Planet Haskell - Sun, 03/29/2015 - 06:00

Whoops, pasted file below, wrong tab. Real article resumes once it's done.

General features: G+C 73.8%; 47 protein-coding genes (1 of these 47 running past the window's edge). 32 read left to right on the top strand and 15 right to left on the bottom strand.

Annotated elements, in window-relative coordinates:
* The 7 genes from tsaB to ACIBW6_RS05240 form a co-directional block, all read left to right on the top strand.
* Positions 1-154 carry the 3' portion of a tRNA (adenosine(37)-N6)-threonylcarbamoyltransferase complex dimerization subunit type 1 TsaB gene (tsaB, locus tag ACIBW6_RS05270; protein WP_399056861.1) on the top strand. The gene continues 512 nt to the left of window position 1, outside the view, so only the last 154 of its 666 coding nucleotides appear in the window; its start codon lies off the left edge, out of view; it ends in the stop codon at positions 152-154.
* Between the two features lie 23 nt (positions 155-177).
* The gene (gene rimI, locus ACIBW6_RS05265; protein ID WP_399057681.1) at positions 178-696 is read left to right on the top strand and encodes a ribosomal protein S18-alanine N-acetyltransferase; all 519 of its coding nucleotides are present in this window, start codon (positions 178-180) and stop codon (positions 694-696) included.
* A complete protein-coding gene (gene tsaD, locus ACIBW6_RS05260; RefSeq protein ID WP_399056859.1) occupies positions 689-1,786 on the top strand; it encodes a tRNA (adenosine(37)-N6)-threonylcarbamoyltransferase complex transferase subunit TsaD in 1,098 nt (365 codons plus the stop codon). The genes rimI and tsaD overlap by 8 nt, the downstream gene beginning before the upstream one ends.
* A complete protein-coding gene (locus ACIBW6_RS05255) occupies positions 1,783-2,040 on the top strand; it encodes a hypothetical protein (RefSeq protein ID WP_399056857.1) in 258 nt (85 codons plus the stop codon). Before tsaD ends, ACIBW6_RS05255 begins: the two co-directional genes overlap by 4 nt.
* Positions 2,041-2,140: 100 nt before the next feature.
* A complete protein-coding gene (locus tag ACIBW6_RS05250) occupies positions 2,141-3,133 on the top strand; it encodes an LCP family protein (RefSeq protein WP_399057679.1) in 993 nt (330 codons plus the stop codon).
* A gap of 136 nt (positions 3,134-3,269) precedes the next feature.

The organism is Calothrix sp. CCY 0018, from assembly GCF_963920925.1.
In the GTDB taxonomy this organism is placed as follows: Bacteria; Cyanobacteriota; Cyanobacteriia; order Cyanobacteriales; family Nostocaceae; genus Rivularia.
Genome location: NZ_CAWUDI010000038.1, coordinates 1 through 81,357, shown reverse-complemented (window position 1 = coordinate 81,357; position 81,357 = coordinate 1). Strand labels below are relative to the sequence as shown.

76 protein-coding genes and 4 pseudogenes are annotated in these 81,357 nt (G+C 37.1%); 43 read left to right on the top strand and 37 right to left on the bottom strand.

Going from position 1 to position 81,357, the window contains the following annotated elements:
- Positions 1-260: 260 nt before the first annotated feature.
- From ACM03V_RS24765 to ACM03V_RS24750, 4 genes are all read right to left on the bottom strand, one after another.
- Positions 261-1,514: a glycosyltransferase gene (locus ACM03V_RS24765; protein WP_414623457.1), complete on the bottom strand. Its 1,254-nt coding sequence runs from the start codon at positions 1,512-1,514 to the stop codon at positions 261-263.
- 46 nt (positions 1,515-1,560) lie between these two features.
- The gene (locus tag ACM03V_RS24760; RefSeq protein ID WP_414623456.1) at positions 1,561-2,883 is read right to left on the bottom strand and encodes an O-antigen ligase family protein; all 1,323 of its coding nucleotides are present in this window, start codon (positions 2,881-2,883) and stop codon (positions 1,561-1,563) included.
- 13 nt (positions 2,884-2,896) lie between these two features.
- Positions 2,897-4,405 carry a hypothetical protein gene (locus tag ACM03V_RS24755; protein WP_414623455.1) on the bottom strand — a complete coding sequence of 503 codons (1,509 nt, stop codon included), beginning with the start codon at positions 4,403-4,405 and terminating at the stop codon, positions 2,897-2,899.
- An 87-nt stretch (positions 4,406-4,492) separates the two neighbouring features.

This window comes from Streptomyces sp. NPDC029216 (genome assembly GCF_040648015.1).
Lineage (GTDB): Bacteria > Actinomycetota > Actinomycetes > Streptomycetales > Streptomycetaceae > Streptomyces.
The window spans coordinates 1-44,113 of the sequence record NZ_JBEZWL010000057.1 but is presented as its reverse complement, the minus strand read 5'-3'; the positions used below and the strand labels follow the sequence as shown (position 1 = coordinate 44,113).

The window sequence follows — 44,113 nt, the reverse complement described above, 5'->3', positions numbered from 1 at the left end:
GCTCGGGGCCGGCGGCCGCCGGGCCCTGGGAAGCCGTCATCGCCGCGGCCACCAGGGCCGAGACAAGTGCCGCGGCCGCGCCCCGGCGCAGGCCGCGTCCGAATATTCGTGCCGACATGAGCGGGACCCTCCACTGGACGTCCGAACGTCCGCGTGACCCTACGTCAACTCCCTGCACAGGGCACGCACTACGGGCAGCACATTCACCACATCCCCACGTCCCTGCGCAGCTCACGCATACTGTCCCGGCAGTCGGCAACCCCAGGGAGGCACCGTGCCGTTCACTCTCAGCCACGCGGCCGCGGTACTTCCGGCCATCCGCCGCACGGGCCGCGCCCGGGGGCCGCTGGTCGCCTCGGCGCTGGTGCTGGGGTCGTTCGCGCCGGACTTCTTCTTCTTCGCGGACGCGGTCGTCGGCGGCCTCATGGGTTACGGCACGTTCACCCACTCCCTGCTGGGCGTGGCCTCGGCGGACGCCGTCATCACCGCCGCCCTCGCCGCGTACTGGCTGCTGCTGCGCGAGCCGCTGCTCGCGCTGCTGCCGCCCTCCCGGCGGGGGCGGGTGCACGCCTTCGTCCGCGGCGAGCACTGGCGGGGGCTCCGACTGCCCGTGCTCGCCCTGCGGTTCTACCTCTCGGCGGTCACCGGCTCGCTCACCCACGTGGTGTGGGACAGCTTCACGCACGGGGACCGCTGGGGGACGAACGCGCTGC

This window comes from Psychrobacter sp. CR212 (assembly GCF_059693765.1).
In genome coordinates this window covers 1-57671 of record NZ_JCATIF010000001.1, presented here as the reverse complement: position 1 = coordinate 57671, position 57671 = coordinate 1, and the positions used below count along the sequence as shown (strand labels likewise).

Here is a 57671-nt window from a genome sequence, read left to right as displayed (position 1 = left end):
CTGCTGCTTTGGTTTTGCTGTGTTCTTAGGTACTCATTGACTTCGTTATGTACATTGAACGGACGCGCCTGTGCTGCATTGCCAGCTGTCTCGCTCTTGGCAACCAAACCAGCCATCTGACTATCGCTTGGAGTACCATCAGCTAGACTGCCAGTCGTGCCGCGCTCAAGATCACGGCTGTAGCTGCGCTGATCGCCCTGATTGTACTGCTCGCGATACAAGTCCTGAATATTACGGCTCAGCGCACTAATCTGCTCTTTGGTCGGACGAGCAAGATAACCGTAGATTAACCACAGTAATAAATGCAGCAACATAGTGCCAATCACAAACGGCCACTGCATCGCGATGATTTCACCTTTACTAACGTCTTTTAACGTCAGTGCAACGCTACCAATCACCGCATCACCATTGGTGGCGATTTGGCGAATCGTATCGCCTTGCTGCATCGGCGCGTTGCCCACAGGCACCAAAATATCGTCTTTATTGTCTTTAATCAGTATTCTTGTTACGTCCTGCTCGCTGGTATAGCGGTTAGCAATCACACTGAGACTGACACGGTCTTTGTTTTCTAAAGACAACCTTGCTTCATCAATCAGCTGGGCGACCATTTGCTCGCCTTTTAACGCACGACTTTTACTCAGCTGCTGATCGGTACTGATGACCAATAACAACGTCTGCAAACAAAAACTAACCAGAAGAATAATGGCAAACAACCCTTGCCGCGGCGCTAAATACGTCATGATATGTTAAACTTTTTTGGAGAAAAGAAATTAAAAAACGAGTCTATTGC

Hi *, It's time for the GHC weekly news. We've had an absence of the last one, mostly due to a lot of hustle to try and get 7.10 out the door (more on that shortly throughout this post). But now we're back and everything seems to be taken care of. This week, in the wake of the GHC 7.10 release (which is occuring EOD, hopefully), GHC HQ met up for a brief chat and caught up: This week GHC HQ met for only a very short time to discuss the pending release - it looks like all the blocking bugs have been fixed, and we've got everything triaged appropriately. You'll hopefully see the 7.10 announcement shortly after reading this. We've also had small amounts of list activity (the past 6-8 weeks have been very, very quiet it seems): Your editor sent out a call for developers to fill information in on the Status page about what they plan to do. If you're working on something, please add it there! ​https://mail.haskell.org/pipermail/ghc-devs/2015-March/008661.html Herbert Valerio Riedel asked about a possible regression regarding identifiers containing unicode subscripts - but nobody has replied! ​https://mail.haskell.org/pipermail/ghc-devs/2015-March/008503.html Doug Burke chimed in as a new contributor and wrote down some notes on what it took to write his first patch and submit it to us - and we really appreciate the feedback, Doug! ​https://mail.haskell.org/pipermail/ghc-devs/2015-March/008526.html Yitzchak Gale revived a thread he started a while back, which puttered out: bootstrapping GHC 7.8 with GHC 7.10. The long and short of it is, it should just about work - although we still haven't committed to this policy, it looks like Yitz and some others are quite adamant about it. ​https://mail.haskell.org/pipermail/ghc-devs/2015-March/008531.html Neil Mitchell uncovered a nasty bug in GHC 7.10.1 RC3, submitted it to us. He also wrote a fantastic ​blog post explaining the issue. And it was promply diagnosed, fixed, and taken care of by our own Joachim Breitner. Thank you for the fast response Joachim and Neil! ​https://mail.haskell.org/pipermail/ghc-devs/2015-March/008532.html Mark Lentczner has announced Alpha releases of the Haskell Platform 2015.2.0.0, containing GHC 7.10.1 RC3: ​https://mail.haskell.org/pipermail/ghc-devs/2015-March/008597.html Simon Peyton Jones asks: what's the current state about having simultaneous installations of a package? Simon is a bit confused as to why this is still a problem when we have all the tools to solve it, it looks like! (But read on for more): ​https://mail.haskell.org/pipermail/ghc-devs/2015-March/008602.html Michael Snoyman asks: can we get a new feature patch in GHC 7.10.2? The answer seems to be an unfortunate 'no', but with some tips, Michael may end up backporting the changes from HEAD to GHC 7.10 himself. ​https://mail.haskell.org/pipermail/ghc-devs/2015-March/008612.html Some noteworthy commits that went into ghc.git in the past two weeks include: Commit 71fcc4c096ec0b575522e4c2d0104ef7a71a13c5 - GHC defaults to using the gold linker on ARM/Android and ARM/Linux targets. Commit 9dfdd16a61e79cb03c633d442190a81fe5c0b6b8 - Bump ghc-prim to version 0.4.0.0. Commit 42448e3757f25735a0a5b5e2b7ee456b5e8b0039 - GHC HEAD now always looks for LLVM 3.6 specifically. Closed tickets this past week include: #9122, #10099, #10081, #9886, #9722, #9619, #9920, #9691, #8976, #9873, #9541, #9619, #9799, #9823, #10156, #1820, #6079, #9056, #9963, #10164, #10138, #10166, #10115, #9921, #9873, #9956, #9609, #7191, #10165, #10011, #8379, #10177, #9261, #10176, #10151, #9839, #8078, #8727, #9849, #10146, #9194, #10158, #7788, #9554, #8550, #10079, #10139, #10180, #10181, #10170, #10186, #10038, #10164, and #8976. 2015-03-25T02:20:19Z thoughtpolice